From the Field

Connecting YOU with Wildlife – Pennsylvania Game Commission

Osprey Nest Survey

This year, the Pennsylvania Game Commission is conducting a statewide survey of osprey nests. The osprey is one of Pennsylvania’s most popular raptors. Like the bald eagle, it is a charismatic bird of conservation concern that is strongly associated with aquatic habitats. Yet often it is found near humans. Unique in appearance, it is truly the “people’s fish hawk.”

OspreyOnNest_Kosack

Osprey Nest Photo by Joe Kosack

If you know the location of a pair of nesting ospreys, please contact us. The osprey population has grown steadily since its reintroduction in the 1980s. Although the Game Commission has located more than 100 nests in recent years, some nests have been overlooked. That is why we need your assistance. The osprey nest survey is an initiative that would not be possible without the help of volunteers. More information about the survey can be found on the Game Commission’s website.  Just download the Osprey Nest Survey Form along with the Nest Observation Protocol, and submit it to osprey@pa.gov.

We would appreciate your reports of active osprey nests by July 31. A statewide osprey survey was completed in 2010 and at least 115 nests were found. Since then, ospreys have continued to expand into new areas. We would like to learn of these new nests. Please do not assume that a nest location you know has been covered by somebody else. The coordinates of the nest support structure are important to include as well. Use online mapping programs to find the coordinates.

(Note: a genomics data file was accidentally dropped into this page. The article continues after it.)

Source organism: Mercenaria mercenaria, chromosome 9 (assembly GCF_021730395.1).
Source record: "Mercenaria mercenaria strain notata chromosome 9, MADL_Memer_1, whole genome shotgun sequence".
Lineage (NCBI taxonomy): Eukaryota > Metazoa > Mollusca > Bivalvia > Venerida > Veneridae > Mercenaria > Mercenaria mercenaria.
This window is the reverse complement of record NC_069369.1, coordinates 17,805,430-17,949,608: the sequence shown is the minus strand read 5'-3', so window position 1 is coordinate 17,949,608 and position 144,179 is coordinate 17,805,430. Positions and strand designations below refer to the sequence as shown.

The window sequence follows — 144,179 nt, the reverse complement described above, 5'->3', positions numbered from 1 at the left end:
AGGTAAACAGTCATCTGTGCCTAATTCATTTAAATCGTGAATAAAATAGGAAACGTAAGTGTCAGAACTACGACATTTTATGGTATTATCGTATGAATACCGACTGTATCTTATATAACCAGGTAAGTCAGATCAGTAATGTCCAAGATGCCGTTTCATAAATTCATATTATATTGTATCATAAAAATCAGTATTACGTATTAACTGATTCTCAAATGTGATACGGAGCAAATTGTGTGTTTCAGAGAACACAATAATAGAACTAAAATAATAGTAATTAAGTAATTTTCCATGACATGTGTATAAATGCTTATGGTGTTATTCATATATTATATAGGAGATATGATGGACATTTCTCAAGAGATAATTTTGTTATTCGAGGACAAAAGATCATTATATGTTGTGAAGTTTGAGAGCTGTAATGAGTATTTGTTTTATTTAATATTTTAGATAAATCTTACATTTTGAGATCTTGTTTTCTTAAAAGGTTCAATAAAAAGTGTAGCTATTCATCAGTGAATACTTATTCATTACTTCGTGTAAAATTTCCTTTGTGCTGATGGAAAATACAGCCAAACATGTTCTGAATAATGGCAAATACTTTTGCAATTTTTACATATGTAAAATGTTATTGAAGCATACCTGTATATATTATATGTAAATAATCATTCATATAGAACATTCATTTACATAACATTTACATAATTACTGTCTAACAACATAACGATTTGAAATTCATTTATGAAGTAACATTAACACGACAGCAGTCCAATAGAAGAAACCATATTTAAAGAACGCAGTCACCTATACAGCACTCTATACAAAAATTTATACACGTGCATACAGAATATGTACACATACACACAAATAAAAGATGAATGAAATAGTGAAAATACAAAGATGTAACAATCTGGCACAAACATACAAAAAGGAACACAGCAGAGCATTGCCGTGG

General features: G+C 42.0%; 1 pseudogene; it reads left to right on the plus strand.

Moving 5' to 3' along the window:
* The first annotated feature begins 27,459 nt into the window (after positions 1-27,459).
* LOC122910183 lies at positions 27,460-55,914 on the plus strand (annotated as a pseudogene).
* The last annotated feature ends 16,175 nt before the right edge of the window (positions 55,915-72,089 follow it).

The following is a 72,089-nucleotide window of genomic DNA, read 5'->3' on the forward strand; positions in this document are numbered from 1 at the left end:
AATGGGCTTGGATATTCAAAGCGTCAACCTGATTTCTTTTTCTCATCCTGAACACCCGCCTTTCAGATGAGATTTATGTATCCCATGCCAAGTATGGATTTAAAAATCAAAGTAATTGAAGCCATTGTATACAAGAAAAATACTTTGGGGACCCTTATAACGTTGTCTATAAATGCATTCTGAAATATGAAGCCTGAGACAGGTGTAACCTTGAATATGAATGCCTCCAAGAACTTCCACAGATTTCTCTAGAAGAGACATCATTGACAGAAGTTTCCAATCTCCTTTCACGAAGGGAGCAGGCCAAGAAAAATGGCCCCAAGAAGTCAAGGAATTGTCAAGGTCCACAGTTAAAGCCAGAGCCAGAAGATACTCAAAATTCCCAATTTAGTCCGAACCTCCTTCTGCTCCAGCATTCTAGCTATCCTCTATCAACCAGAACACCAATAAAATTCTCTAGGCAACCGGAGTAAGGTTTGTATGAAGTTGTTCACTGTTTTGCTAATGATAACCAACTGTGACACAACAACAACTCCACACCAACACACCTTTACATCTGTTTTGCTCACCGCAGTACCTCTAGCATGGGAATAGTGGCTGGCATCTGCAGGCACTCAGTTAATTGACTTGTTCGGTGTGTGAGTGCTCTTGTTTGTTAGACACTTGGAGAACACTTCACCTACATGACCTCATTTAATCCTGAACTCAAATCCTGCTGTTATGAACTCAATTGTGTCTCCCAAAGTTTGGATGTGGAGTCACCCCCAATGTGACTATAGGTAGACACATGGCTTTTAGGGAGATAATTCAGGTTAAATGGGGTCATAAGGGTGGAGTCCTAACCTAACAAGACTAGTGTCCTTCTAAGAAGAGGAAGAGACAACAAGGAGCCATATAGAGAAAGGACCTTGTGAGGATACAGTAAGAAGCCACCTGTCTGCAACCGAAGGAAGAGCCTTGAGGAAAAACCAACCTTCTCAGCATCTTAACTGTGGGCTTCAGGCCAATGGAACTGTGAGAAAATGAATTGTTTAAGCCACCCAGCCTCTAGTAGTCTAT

Osprey-Management-Map-2015

Distribution of Pennsylvania osprey nests and associated secondary drainages. Nests active in 2014, x, or active at least one year since 1990, +, Hydrologic unit boundaries (HUC6), yellow lines. County boundaries, black lines. -By Patti Barber

Your osprey nest data will be used to update the Pennsylvania Natural Heritage Program database and also enable us to better understand the status of this state-threatened species and its management potential. We intend to find at least 10 active nesting pairs in at least four different watershed clusters. That is a modest goal that we are confident that we can achieve with your assistance. Thank you in advance for your willingness to help us with this important survey.

By: Doug Gross, Pennsylvania Game Commission Ornithologist, and the Pennsylvania Game Commission Wildlife Diversity team

For more information on ospreys read the comprehensive description, recovery and management plan and a recent Pennsylvania eBird article.

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